JUSTICE

The LAPD video

Transcripts and tapes expose a brutal arrest

DIANE BRADY April 1 1991
JUSTICE

The LAPD video

Transcripts and tapes expose a brutal arrest

DIANE BRADY April 1 1991

The LAPD video

JUSTICE

Transcripts and tapes expose a brutal arrest

Within days, television viewers around the world had seen the shocking images on an amateur video and were debating the issue of police violence. The scenes that started the uproar lasted only two minutes, but they made an indelible impression. The central character is a young black man, stopped for speeding on March 3 in a Los Angeles suburb and shot by police with a 50,000-volt stun gun as he steps out of his car. Viewers saw three white, uniformed officers kick, punch and club Rodney King more than 50 times as 11 of their colleagues looked on. Then, last week, the Los Angeles Police Department (LAPD) released a tape recording of laughter over the police radio as an officer called for an ambulance to take King to a hospital, and computerized messages that portrayed police as laughing off the incident.

As stunned officials attempted to deal with the outrage, doctors were treating King for multiple skull fractures, nerve damage, a

crushed cheekbone, a broken ankle and possible brain damage. And the scenes of naked brutality captured by plumbing supplier George Holliday, who was trying out a newly purchased video camera, had quick results: the LAPD suspended and laid charges of assault with a deadly weapon against four officers. The incident also brought disturbing claims that King’s beating was just one example of increasingly violent and racist police behavior across the United States.

Outrage over the episode, and demands for the resignation of Police Chief Daryl Gates, grew last week. While FBI agents investigated the affair, the justice department in Washington announced that they would examine

racial and geographic patterns in the 15,000 complaints of police brutality filed with the federal government during the past six years.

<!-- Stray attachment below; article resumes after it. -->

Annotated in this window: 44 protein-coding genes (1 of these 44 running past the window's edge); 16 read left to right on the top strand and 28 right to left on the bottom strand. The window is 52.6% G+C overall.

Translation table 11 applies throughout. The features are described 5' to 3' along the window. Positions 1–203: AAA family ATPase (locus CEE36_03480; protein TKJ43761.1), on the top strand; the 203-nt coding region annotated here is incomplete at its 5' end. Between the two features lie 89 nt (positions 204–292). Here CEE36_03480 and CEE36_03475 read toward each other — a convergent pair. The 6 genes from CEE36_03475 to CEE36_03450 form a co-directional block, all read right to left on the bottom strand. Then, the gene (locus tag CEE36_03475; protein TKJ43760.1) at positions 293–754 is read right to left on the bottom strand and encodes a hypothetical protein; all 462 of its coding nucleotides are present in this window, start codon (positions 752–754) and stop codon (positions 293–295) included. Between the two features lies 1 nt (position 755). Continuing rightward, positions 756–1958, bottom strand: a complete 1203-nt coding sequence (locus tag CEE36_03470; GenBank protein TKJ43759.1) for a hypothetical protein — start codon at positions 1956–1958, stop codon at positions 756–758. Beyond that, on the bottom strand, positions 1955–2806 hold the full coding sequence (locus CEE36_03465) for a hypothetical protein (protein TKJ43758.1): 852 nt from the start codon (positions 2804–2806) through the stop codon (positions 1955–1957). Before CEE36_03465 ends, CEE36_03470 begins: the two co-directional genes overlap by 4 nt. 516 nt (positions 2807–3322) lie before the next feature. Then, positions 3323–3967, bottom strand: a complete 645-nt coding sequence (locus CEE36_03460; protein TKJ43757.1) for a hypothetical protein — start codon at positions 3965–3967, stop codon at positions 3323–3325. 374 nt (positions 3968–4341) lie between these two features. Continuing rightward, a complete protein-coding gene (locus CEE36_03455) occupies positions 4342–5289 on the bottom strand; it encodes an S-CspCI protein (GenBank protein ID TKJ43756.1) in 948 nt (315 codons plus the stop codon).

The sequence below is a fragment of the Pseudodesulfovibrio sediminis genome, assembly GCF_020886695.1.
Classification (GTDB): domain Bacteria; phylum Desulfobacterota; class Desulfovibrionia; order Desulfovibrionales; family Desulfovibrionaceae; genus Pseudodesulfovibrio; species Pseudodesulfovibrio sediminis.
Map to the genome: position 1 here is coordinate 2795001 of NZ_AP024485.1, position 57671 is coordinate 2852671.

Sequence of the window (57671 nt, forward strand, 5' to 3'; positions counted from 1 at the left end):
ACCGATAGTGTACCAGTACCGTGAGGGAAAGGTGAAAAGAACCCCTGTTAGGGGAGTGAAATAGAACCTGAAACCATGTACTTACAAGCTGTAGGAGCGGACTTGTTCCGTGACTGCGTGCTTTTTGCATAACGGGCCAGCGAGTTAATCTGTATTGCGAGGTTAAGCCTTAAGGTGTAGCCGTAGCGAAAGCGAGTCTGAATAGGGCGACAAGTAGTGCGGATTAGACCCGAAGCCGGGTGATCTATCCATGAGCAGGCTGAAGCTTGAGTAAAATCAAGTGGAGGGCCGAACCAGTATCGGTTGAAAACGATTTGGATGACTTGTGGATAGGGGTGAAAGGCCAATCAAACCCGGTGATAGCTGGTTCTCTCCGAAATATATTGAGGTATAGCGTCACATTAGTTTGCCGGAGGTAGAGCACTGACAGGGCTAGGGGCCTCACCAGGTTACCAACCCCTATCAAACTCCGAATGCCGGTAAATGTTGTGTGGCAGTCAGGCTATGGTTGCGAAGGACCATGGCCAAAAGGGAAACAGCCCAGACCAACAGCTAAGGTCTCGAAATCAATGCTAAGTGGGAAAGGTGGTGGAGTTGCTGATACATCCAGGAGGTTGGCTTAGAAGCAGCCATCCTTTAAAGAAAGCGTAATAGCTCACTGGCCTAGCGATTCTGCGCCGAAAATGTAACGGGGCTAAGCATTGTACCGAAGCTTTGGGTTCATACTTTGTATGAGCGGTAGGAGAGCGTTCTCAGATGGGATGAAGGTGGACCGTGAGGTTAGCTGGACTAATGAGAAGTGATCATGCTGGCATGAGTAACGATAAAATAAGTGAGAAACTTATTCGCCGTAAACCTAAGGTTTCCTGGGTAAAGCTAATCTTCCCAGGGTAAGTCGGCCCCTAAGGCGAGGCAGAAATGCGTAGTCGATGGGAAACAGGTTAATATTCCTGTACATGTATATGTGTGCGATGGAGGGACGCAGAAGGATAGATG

Other evidence of brutality by American police officers surfaced last week. In New York City, five officers were charged with the February choking death of a handcuffed car-robbery suspect. In another New York incident, two officers face allegations that they beat a handcuffed teenager—who is deaf and who cannot speak—because he would not answer their questions. And in Memphis, a jury was deliberating the case of three sheriff’s deputies charged with beating and kicking a drug suspect to death.

In Los Angeles, King’s beating led to demands for reform of the LAPD, while the city’s mayor, Tom Bradley, himself a former police officer, backed protesters’ demands for Gates’s resignation. Said John Mack, president of the Los Angeles branch of the black civil rights organization the Urban League: “The department is out of control.” But Gates insisted that the incident involving King was an isolated case and refused to resign.

Critics of the LAPD said that although Holliday’s videotape proved that police used excessive force, the computer messages showed

that brutality was accepted as almost normal on the force.

In one exchange, the supervising officer at the scene informed headquarters of a “big-time use of force.” Another officer typed out “Oops” in a message to a squad car that was not at the scene, adding: “I haven’t beaten anyone this bad in a long time.”

The chilling conversations fuelled the demands for Gates’s resignation. Since his appointment as head of the 8,300-member force in 1978,

Gates has frequently caused controversy. On one occasion, he criticized Hispanic police officers for being “lazy.” In the wake of King’s beating, Gates infuriated civil rights advocates by offering a weak apology. Noting that King had a previous conviction for armed robbery,

Gates said of the beating that “perhaps this will be the vehicle to move him down the road to a good life.”

Meanwhile, the ugly incident in Los Angeles focused attention on claims that police officers often use unnecessary violence. Last year, the city of Los Angeles paid more than $8 million in damages to victims of excessive force. Justice

officials say that their civil rights division investigates 2,000 complaints of police brutality at any one time. That has led to only 45 convictions in the past three years. In Canada, the Ontario Office of the Public Complaints Commissioner handled 671 cases against the To-

ronto police in 1989, the most recent year for which figures are available. About 22 per cent of the complaints involved physical assault or excessive force. Twentythree of the cases led to disciI plinary action against the officer involved. Across the country, Canadians lodged almost 3,000 complaints against the RCMP last year.

According to some experts on police work, police violence grows in situations where hostility exists between the police and minority groups. Said Stanley Sheinbaum, a magazine publisher who was recently appointed to the five-member police commission that oversees the LAPD: “When the community itself perceives the police as an enemy, then the police themselves become more trigger-happy.” Now, the grim, videotaped record of Rodney King’s encounter with the police may serve as a catalyst for imposing restraint on any officers who act as if they are above the law.

DIANE BRADY

ANNE GREGOR